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To check out A Cold Fire plus five more dragon tales, get your copy of A Plague of Dragons! It's just 99 cents for a limited time!

Monday, April 3, 2017

A Plague of Dragons: David Jones

Hello! Today's A Plague of Dragons (Kindle linkinterview is with David Jones. His story in the anthology, The Sky Hunter, is a sci-fi take on dragons!

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Tell us a bit about your story.

The Sky Hunter is a sci-fi military story that introduces us to Ilana, a human warrior who was raised by the Ociel, a race of dragon people, on their islands in the sky. Her past is a mystery, even to her, and that’s partly because of the Ociel, so she resents them. Ilana is relatively new to being a Sky Hunter, and wears a special suit of armor called the Aether Suit that allows her to keep up with her fellow warriors. She descends to the surface world, which is absolutely foreign to her, with the intent to fulfill this final mission for the Ociel elders, and then go off on her own. This story essentially blends Metroid, Mega Man X, Jurassic Park, dragons, and Little Shop of Horrors together in really fun ways, and Ilana is by far the strongest, most badass character I’ve written to date.

Have you written any other dragon stories?

The first book I ever wrote is called Onyx The Half Hero Dragon. It’s still unreleased, but it’s a story that I’ve always loved. I’ve grown a lot as a writer since I started work on Onyx, which has had a ridiculously long development history, but I have every intention to release Onyx by the end of the year. Onyx The Half Hero Dragon is a coming of age story about a young bionic dragon who grew up on a mythic island, and was raised by a mechanical engineer named Sheila. They set out to explore the island they live on to hunt down components for a powerful new weapon, and quickly find themselves caught up in war. There's much more to the story, obviously, but I'm not about to spoil everything here.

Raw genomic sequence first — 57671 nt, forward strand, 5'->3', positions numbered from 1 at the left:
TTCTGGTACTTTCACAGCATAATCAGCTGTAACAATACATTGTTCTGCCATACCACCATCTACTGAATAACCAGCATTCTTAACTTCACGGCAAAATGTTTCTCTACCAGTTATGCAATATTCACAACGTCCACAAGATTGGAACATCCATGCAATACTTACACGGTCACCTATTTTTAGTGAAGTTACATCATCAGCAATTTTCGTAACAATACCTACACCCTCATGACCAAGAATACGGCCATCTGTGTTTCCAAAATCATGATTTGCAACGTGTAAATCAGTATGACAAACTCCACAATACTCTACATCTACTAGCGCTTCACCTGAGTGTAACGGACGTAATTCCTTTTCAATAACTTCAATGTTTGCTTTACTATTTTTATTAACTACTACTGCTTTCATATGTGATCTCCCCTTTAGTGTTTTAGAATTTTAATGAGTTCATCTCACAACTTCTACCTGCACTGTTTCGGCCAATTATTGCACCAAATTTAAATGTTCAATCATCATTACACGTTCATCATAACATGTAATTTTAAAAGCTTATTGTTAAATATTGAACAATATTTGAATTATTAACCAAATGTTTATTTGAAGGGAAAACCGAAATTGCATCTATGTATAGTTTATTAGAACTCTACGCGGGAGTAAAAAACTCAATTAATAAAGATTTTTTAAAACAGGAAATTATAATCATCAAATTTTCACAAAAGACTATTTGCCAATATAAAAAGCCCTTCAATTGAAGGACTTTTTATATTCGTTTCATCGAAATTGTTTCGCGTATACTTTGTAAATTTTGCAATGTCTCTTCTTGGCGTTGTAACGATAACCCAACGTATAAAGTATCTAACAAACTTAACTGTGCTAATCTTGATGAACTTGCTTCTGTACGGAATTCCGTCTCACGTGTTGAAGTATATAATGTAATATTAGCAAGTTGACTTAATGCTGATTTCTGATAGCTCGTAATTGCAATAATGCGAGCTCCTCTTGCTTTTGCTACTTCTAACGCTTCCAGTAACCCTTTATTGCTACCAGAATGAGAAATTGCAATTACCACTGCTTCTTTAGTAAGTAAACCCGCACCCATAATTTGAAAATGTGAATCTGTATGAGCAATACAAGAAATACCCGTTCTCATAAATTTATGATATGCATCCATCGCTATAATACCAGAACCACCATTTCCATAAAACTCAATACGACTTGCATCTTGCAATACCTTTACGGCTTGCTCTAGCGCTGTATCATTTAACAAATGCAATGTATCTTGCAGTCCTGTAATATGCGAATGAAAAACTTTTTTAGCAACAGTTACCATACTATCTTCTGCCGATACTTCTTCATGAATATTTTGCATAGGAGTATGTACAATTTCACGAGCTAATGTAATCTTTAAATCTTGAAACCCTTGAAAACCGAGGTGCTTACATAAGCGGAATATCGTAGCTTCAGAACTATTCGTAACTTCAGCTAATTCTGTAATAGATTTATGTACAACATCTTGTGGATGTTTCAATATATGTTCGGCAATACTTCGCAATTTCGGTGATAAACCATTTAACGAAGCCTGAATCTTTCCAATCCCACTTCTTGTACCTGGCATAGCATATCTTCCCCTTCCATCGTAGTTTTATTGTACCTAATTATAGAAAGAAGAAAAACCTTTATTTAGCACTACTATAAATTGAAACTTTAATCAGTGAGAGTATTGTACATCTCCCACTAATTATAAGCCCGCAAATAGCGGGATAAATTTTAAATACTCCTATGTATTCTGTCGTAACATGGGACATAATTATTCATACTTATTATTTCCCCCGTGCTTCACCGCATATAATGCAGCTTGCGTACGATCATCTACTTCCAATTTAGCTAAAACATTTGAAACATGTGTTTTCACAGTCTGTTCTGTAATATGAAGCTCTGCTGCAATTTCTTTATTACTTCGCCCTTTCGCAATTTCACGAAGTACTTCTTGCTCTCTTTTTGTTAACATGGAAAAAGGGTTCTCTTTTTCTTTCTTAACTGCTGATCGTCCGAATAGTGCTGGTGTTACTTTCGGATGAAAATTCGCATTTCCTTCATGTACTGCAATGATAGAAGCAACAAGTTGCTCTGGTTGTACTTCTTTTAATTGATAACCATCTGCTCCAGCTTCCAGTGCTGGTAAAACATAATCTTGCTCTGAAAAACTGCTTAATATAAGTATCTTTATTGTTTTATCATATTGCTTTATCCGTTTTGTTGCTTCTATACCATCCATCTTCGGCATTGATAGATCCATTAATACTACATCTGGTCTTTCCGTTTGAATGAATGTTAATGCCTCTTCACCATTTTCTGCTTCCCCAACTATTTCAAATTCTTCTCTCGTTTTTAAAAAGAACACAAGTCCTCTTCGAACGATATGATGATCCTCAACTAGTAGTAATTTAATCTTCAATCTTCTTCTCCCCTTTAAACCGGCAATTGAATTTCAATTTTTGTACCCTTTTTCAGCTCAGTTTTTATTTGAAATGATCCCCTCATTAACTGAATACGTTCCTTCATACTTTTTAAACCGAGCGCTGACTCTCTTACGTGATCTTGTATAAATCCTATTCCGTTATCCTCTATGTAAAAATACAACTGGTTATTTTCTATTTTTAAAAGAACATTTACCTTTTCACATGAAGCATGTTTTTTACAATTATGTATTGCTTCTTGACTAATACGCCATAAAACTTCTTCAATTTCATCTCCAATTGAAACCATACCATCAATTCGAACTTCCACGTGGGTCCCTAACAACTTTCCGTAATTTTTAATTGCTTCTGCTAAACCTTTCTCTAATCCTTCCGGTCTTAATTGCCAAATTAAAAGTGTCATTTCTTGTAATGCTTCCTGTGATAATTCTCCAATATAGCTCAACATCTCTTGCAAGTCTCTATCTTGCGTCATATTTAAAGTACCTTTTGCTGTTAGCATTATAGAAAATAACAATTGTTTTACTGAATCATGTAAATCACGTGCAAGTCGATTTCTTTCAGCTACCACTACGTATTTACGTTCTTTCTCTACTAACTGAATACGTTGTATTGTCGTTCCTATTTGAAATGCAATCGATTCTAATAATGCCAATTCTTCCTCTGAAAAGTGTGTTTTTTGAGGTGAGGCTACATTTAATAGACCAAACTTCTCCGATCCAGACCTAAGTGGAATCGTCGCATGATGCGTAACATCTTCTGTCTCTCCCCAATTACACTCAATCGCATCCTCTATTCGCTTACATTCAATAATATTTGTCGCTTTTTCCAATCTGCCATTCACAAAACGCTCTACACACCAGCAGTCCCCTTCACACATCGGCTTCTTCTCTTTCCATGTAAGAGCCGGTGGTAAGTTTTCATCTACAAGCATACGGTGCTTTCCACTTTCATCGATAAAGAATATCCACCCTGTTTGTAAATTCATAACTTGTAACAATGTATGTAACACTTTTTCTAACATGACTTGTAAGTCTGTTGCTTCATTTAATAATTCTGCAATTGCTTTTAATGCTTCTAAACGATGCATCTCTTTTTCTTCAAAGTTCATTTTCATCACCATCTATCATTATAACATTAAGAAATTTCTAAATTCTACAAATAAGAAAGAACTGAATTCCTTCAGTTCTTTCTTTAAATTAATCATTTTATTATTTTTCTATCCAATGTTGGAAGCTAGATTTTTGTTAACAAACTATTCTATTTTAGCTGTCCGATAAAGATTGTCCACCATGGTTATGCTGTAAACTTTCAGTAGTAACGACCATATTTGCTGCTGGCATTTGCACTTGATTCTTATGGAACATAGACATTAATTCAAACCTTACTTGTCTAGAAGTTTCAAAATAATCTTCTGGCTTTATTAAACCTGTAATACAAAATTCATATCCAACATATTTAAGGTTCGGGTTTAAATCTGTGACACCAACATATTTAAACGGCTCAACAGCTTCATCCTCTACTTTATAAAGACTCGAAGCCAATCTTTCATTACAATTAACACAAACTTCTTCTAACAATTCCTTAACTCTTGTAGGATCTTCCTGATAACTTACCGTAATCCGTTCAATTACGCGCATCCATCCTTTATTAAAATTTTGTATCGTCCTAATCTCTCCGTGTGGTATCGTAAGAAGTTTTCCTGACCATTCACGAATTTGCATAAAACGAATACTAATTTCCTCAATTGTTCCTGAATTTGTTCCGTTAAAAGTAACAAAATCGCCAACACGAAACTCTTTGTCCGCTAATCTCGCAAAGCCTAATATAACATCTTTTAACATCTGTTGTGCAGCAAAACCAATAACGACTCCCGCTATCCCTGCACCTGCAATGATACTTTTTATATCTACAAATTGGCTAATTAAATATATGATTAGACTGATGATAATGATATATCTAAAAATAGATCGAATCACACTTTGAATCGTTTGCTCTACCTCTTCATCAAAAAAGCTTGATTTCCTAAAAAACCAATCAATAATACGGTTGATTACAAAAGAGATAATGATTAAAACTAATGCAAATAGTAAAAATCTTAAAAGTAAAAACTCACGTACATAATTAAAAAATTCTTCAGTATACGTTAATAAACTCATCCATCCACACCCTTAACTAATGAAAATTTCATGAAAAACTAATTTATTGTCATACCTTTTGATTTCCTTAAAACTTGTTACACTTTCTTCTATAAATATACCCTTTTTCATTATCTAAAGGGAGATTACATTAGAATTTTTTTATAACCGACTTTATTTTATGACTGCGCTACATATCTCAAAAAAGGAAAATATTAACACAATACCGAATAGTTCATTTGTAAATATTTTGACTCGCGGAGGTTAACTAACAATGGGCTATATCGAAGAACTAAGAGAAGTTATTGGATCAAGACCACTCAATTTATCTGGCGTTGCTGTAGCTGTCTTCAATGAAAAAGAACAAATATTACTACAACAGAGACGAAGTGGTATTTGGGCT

Will there be a sequel to The Sky Hunter?

I would love to write a sequel to The Sky Hunter. Ilana's world is full of possibilities, and even I don't know where she's headed.

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To check out The Sky Hunter plus five more dragon tales, get your copy of A Plague of Dragons! It's just 99 cents for a limited time!





Sunday, April 2, 2017

A Plague of Dragons: Katie Salidas

We continue to celebrate the release of A Plague of Dragons (Kindle link) with Katie Salidas! Her story in our anthology is called Molten Heart. Take it away, Katie!

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Let’s talk dragons, shall we?

Why don’t we see many dragons flying around or burning down cities? Probably because they, just like us, have had to grow and adapt with time. Rise beyond the firebreathing image to something a bit more…

Maybe dragons exist and we just don’t know it. And that is the kind of thinking that led me to dragons as shifters in the story, Molten Heart.

Dragons belong just as much to the human world as we do. And really, calling it the human world might piss them off, because they think we’re a bit irresponsible with the world we’ve taken over. So let’s maybe just stick to calling it earth. It will make life easier on us all. Trust me. Most dragons are good, but piss off the wrong one….